American men and women are experiencing an obesity problem and their dogs and cats are, unfortunately, following their lead. According to the AVMA approximately 25% of pets are overweight. This is due to three main problems. Firstly, people tend to be less active, spending more and more time in front of the TV and their computers which means their companions have far fewer opportunities to be active. Since so many people tend to work long hours leaving their pets at home alone one of the ways people alleviate their guilt is by indulging their pets with too much food. Also, animal lovers seem to have misconceptions about what is a healthy physique for their pets.
Some breeds are particularly prone to obesity. These include Labrador Retrievers, Beagles, Pugs, Cocker Spaniels, Shih Tzus and Dachshunds. Unfortunately, some of these breeds are already susceptible to serious health problems such as hip displaysia, back problems, breathing and heart problems, so you need to be especially carefully to keep them fit and trim.
Overweight pets are more prone to injury, have more stress on their heart and other vital organs, can suffer more severely from osteoarthritis, have respiratory issues, and are at a greater risk for diabetes.
It’s important to consult with your veterinarian to determine if your pet is at a good weight. As with people, every pet will carry their weight differently depending on their structure. But, as a general rule, the ideal condition is that in which you can feel your pet’s ribs by gently rubbing on their sides and they should have at least a minor tuck up in their waste (the belly area between their ribcage and rear).
In order to control your pet’s weight it’s important to realize that food is not a substitute for love and attention. Being strict about helping your pet achieve an ideal weight is one of the kindest things you can do for them. Overindulging your pets to the point that they become unhealthy is actually killing with kindness. To achieve and maintain your pet’s ideal weight your veterinarian will help you make a plan which may include some or all of the following:
Gradually cut back on the amount of food you give your pet and consider offering healthy snack alternatives such as apple slices, green beans, carrots and other low-calorie vegetables. If you offer a special treat, like some healthy leftovers from your dinner, then cut back on his/her normal meal.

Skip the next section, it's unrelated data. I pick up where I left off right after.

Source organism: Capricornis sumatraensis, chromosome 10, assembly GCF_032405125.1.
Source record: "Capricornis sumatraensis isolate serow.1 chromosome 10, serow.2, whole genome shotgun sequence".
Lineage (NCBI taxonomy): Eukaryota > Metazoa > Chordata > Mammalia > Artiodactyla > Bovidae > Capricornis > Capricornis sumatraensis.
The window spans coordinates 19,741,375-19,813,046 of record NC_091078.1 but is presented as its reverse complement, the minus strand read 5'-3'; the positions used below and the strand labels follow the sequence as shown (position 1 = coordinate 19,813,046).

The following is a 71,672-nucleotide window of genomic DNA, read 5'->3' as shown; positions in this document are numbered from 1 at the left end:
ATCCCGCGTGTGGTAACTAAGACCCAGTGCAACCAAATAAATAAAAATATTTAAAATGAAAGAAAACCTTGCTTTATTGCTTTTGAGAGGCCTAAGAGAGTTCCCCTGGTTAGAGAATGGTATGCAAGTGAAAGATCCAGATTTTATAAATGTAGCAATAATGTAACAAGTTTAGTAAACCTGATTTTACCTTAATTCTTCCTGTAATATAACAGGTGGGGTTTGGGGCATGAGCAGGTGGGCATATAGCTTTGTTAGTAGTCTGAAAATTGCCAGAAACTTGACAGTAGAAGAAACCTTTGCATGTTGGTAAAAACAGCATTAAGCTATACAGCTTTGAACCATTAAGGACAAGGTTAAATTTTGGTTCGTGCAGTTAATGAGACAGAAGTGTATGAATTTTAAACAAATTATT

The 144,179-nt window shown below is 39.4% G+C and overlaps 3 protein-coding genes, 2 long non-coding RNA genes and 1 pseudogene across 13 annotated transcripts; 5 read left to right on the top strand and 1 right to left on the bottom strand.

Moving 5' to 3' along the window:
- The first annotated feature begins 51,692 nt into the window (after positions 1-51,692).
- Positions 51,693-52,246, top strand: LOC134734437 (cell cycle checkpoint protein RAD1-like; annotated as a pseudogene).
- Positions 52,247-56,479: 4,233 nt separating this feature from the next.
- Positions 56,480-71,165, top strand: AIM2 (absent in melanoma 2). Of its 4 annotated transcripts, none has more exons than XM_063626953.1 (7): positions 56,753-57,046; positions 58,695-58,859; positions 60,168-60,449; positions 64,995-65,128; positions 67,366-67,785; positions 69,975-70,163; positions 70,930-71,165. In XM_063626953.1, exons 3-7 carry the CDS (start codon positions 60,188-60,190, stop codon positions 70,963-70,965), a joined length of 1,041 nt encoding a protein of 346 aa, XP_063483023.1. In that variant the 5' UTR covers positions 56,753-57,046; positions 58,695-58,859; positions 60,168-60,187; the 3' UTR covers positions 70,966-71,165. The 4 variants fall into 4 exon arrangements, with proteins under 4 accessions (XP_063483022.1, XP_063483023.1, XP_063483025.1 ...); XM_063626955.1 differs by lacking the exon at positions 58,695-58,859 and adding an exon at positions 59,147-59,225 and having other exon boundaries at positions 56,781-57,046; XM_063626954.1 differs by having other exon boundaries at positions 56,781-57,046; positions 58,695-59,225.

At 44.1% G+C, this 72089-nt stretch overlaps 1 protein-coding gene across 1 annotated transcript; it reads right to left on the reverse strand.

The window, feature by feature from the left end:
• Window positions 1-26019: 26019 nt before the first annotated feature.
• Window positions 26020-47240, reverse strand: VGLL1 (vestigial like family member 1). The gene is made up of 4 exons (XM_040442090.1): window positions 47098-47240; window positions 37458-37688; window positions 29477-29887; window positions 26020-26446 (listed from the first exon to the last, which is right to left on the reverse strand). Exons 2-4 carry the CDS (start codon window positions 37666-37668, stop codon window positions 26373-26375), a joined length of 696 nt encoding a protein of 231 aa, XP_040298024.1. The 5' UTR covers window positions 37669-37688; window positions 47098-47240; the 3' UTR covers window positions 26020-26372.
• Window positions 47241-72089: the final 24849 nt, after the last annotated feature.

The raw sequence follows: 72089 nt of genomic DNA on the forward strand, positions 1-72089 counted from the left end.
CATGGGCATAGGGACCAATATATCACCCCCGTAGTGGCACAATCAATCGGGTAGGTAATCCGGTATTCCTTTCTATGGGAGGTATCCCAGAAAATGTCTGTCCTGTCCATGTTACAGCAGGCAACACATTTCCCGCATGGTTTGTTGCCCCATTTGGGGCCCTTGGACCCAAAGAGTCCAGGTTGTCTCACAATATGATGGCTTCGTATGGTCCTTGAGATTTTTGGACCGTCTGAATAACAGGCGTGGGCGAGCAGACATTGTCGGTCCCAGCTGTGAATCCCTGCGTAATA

Provide adequate exercise every day such as walks, play and training sessions. You can even encourage your pet to exercise when you aren’t home by getting rid of their food bowls and feeding them from food stuffable toys which they have to push about to make release the food. However, diving into a vigorous exercise program can cause injuries and stress so start slowly and visit your veterinarian before you begin. As with people, the safest way for your pet to lose weight is to do so slowly under the care of a medical professional.
Consult your veterinarian about possibly using a diet food. If your pet is severely overweight your veterinarian may prescribe a diet which is more severely calorie restricted and is meant for short term use to aid in losing weight, not as a long term diet. Some contain a lot of fiber to help your pet feel full. This should only be used when supervised by your veterinarian. In addition, there is a relatively new drug on the market called Slentrol which works in two ways, by sending a message to the brain to say I’m full and locally in the intestines by blocking the fat from being absorbed. However as soon as you stop the drug those benefits go away. So, it can be used for targeted weight loss, but only under the supervision of your veterinarian and in conjunction with a weight loss plan which includes an overall healthier lifestyle for your pet.